but i'm with bob here (well, it's a small country), know the rules before you start breaking them. i regularly take my 3 point lighting set ups apart and swap in a softbox, or whatever i happen to have to hand....

at the end of the day, a boring three point is infinitely better than a bad 'experimental'. ditto sound.


an old dog trying to learn new tricks. (yeah, just look at me thread on hd to dvd - i'm almost regretting the demise of betasp)
Rory Cooper wrote on 6/21/2008, 1:22 AM
Corncob have you been smoking your Rittalin again

Indiana Jones and Matrix are treated as a brand and rightly so. But all the titling after that is a single type

What next you going to tell me you see dead people?

Now go to the mirror have a good look and slap yourself for wasting my time

Rittalin is a type face by the way
Rory Cooper wrote on 6/21/2008, 2:15 AM
There is a very good movie intro the 6th day with [Arnie]

Where the producer used modern[ san seraph] brilliant use of motion graphics and text, then went to a page from Genesis bible [seraph] then back to modern [san seraph]
While maintaining the whole look and feel brilliant stuff, why? Read on.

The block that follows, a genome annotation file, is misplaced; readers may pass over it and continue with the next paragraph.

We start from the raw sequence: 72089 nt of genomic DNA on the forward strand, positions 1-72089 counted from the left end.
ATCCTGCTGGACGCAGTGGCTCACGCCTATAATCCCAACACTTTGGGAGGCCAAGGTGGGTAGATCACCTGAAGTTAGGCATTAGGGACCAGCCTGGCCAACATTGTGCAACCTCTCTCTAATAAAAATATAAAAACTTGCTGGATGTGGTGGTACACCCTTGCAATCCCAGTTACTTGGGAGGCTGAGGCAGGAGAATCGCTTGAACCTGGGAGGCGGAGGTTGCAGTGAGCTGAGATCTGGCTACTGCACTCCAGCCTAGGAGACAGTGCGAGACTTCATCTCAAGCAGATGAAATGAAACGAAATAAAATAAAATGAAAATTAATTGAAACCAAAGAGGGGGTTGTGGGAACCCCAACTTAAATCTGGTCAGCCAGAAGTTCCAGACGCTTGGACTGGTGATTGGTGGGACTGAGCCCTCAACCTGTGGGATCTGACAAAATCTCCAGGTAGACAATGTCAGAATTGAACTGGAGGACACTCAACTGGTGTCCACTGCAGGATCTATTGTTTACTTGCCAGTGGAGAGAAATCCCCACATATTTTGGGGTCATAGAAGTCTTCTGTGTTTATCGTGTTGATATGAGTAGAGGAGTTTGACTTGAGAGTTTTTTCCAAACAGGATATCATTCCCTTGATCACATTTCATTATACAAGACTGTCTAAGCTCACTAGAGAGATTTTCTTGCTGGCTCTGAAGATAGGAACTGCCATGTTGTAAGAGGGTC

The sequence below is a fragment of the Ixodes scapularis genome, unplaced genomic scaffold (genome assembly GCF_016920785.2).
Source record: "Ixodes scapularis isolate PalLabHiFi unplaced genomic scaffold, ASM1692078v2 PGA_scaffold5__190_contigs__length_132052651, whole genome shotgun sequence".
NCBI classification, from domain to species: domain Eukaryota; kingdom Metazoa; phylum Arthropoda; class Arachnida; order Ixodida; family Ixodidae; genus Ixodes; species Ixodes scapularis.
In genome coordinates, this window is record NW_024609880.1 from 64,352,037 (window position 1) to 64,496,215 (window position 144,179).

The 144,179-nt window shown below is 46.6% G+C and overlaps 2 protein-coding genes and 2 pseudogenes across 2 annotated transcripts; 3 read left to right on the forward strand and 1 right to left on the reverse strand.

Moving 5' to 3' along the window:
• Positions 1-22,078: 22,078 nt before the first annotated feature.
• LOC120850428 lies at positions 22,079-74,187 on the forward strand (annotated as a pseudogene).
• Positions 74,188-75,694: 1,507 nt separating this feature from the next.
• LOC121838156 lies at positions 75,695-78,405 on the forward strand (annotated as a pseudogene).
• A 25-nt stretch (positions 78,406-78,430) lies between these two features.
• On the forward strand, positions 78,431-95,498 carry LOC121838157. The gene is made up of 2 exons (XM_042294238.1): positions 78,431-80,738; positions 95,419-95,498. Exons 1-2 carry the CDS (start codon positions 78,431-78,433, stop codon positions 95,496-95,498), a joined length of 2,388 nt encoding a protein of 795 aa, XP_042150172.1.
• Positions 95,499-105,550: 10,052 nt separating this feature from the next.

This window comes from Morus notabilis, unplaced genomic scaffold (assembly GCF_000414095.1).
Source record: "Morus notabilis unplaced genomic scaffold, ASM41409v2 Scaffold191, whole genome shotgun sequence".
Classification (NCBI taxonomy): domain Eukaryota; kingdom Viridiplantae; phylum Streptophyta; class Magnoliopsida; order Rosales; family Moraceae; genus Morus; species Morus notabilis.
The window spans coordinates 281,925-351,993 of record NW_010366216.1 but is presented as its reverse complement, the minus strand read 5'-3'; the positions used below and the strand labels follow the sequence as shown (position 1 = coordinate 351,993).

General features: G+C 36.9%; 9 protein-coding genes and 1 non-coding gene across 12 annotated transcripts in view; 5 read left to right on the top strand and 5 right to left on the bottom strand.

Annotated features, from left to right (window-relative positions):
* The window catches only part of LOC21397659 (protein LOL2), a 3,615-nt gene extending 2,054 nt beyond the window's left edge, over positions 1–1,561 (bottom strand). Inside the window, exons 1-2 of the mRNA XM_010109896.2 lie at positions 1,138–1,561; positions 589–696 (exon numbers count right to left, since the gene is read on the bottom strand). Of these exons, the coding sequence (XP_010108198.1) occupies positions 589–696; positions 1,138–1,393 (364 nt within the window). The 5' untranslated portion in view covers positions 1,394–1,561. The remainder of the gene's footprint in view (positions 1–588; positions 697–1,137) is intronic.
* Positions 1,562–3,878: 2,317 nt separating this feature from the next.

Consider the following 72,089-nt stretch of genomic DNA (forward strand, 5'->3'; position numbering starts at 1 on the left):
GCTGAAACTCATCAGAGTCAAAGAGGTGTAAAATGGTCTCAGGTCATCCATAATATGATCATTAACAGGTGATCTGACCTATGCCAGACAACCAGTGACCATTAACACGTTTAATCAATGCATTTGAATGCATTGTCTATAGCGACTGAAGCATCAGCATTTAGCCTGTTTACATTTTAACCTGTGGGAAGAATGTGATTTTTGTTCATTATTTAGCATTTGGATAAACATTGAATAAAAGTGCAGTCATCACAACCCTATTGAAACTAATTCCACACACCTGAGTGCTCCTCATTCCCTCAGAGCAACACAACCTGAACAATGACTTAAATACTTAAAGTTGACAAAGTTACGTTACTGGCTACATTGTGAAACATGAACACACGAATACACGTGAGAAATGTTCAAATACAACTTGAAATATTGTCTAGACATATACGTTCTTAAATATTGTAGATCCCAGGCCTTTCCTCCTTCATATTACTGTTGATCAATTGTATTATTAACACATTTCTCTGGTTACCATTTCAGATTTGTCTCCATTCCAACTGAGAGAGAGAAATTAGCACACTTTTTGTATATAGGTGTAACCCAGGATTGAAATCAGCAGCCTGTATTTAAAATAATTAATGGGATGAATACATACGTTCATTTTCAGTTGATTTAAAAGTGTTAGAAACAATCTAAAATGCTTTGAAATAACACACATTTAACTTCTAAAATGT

One reason for using limited type is to establish credibility. How?

Well you are doing a docy on jet fuel where a comparison is made between two types of fuel
Change the type for either and it looks as if different standards were set for the test.

Now go deeper

In the intro you have 4 different actors but to establish credibility to the story you unify them through type one type one story
So it is not just for visual beauty but sound reasoning
So you use one type face to establish a logical cohesive plot

Imagine you are doing a docy on a couple getting married Dick & Jane now you develop the theme and you say Dick was previously married to…
WHOOOOA . What the hell are you thinking?

It’s the same with type,you develop your story change the type and run the risk of losing your audience and plot.
That is why the 6th day is brilliant they change type without losing the plot but in fact bring a piece of history 3000 years to the future with out skipping a beat.

Remember type face is the style look and feel of the text. So you might have different fonts in one type face designed for the above purpose